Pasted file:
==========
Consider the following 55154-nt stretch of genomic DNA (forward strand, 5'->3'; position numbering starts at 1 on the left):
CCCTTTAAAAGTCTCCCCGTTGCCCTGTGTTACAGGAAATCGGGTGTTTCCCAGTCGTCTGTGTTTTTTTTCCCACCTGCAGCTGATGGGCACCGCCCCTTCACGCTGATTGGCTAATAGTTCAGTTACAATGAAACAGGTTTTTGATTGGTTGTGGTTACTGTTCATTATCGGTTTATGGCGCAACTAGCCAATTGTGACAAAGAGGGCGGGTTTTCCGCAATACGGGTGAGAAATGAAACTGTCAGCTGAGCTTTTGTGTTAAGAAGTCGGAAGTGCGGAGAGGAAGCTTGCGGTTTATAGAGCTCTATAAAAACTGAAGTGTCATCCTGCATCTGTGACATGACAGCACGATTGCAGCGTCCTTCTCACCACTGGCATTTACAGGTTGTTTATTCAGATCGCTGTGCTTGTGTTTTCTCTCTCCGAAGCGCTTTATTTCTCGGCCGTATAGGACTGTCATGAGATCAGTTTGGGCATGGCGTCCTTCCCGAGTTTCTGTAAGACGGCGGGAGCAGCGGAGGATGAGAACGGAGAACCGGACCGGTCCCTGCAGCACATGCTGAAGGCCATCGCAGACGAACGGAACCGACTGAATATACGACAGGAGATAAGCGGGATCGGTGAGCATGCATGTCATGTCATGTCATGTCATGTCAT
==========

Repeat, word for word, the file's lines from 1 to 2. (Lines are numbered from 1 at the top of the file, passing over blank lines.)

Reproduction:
Consider the following 55154-nt stretch of genomic DNA (forward strand, 5'->3'; position numbering starts at 1 on the left):
CCCTTTAAAAGTCTCCCCGTTGCCCTGTGTTACAGGAAATCGGGTGTTTCCCAGTCGTCTGTGTTTTTTTTCCCACCTGCAGCTGATGGGCACCGCCCCTTCACGCTGATTGGCTAATAGTTCAGTTACAATGAAACAGGTTTTTGATTGGTTGTGGTTACTGTTCATTATCGGTTTATGGCGCAACTAGCCAATTGTGACAAAGAGGGCGGGTTTTCCGCAATACGGGTGAGAAATGAAACTGTCAGCTGAGCTTTTGTGTTAAGAAGTCGGAAGTGCGGAGAGGAAGCTTGCGGTTTATAGAGCTCTATAAAAACTGAAGTGTCATCCTGCATCTGTGACATGACAGCACGATTGCAGCGTCCTTCTCACCACTGGCATTTACAGGTTGTTTATTCAGATCGCTGTGCTTGTGTTTTCTCTCTCCGAAGCGCTTTATTTCTCGGCCGTATAGGACTGTCATGAGATCAGTTTGGGCATGGCGTCCTTCCCGAGTTTCTGTAAGACGGCGGGAGCAGCGGAGGATGAGAACGGAGAACCGGACCGGTCCCTGCAGCACATGCTGAAGGCCATCGCAGACGAACGGAACCGACTGAATATACGACAGGAGATAAGCGGGATCGGTGAGCATGCATGTCATGTCATGTCATGTCATGTCAT